Console.ReadKey(true);
            }
        }
    
        internal static class Helper {
            public static AppDomain CreateSandbox() {
                Contract.Ensures(Contract.Result<AppDomain>() != null);
                var platform = Assembly.GetExecutingAssembly();
                var name = platform.FullName + ": Sandbox " + Guid.NewGuid();
                var setup = new AppDomainSetup { ApplicationBase = Path.GetDirectoryName(platform.Location) };
    PermissionSet permissionSet = new PermissionSet();


    permissionSet.AddPermission(new FileIOPermission(FileIOPermissionAccess.Read | FileIOPermissionAccess.PathDiscovery, Path.GetDirectoryName(platform.Location))); permissionSet.AddPermission(new SecurityPermission(SecurityPermissionFlag.Execution)); var sandbox = AppDomain.CreateDomain(name, null, setup, permissionSet); Contract.Assume(sandbox != null); return sandbox; } } } // FileIO.dll namespace FileIO { using System; public class Utils : MarshalByRefObject { public string GetFileText(string textFileName) { return System.IO.File.ReadAllText(textFileName); } } }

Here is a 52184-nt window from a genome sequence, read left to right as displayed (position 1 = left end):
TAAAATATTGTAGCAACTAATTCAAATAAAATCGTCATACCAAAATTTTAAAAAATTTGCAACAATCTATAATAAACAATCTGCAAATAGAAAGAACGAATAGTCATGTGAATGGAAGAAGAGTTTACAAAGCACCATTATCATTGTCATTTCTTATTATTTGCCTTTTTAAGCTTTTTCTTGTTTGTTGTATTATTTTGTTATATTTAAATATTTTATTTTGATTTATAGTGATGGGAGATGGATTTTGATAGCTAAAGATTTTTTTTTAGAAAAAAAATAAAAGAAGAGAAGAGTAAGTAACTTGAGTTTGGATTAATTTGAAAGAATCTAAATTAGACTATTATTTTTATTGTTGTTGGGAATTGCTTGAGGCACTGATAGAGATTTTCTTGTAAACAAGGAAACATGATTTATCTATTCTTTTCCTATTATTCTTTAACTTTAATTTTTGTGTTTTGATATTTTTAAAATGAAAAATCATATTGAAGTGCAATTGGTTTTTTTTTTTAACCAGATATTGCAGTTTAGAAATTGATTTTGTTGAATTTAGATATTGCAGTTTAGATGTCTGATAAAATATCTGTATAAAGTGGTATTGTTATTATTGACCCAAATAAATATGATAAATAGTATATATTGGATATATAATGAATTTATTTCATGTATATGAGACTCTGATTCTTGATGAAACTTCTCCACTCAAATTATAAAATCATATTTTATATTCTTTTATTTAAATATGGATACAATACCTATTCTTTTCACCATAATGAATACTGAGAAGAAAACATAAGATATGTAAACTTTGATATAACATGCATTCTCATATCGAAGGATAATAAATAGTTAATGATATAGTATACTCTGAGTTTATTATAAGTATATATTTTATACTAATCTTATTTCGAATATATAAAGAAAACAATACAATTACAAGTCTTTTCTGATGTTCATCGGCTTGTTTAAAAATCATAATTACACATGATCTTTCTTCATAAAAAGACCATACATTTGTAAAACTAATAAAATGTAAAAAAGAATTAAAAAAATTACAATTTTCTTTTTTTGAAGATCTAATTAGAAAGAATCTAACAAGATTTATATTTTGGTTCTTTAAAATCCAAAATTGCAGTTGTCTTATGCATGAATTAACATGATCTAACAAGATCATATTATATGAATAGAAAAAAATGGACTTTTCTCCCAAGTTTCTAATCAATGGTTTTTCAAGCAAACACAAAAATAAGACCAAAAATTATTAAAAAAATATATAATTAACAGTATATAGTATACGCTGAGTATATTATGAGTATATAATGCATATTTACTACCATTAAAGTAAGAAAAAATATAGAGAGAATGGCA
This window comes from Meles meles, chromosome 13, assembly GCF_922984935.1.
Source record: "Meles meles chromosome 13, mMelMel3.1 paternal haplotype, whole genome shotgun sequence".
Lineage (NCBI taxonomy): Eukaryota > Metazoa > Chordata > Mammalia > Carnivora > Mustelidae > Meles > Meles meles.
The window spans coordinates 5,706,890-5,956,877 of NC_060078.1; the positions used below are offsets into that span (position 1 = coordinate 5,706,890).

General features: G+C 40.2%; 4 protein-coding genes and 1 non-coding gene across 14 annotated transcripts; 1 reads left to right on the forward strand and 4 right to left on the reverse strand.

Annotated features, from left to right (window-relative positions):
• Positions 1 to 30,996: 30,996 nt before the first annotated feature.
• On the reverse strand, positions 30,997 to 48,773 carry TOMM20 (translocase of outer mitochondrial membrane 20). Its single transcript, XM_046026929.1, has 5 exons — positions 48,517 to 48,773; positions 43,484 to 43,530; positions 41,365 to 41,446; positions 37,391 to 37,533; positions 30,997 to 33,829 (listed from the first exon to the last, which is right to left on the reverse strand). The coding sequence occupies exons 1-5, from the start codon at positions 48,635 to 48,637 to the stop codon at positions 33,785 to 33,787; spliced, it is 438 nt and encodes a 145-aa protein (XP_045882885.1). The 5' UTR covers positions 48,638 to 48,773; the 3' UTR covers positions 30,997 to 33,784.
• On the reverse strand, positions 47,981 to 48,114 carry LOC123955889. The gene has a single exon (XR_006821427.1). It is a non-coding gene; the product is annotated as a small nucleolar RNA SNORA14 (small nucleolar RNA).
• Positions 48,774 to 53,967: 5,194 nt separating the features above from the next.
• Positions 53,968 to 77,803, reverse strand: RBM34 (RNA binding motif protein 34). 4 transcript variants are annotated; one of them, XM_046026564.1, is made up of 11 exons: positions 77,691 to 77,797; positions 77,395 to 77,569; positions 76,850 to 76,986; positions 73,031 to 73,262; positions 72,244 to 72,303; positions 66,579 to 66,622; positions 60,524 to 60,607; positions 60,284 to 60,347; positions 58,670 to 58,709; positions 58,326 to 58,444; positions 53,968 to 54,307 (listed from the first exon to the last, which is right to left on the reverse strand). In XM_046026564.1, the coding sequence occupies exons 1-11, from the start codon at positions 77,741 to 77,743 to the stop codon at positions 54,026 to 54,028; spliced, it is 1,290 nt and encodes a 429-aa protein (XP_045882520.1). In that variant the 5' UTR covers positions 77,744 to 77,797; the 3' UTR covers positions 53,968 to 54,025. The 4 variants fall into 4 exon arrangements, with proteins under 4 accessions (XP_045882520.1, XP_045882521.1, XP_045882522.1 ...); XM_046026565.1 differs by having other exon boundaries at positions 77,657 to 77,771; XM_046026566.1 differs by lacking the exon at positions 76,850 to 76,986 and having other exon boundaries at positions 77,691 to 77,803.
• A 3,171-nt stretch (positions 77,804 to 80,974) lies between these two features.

When posting exceptions, please make sure you include the InnerException and the stack trace.

    Marcel

    Sunday, November 13, 2011 3:05 PM
  • That is, if I want to add privileges to a domain in run-time, I can't do it?
    Sunday, November 13, 2011 4:33 PM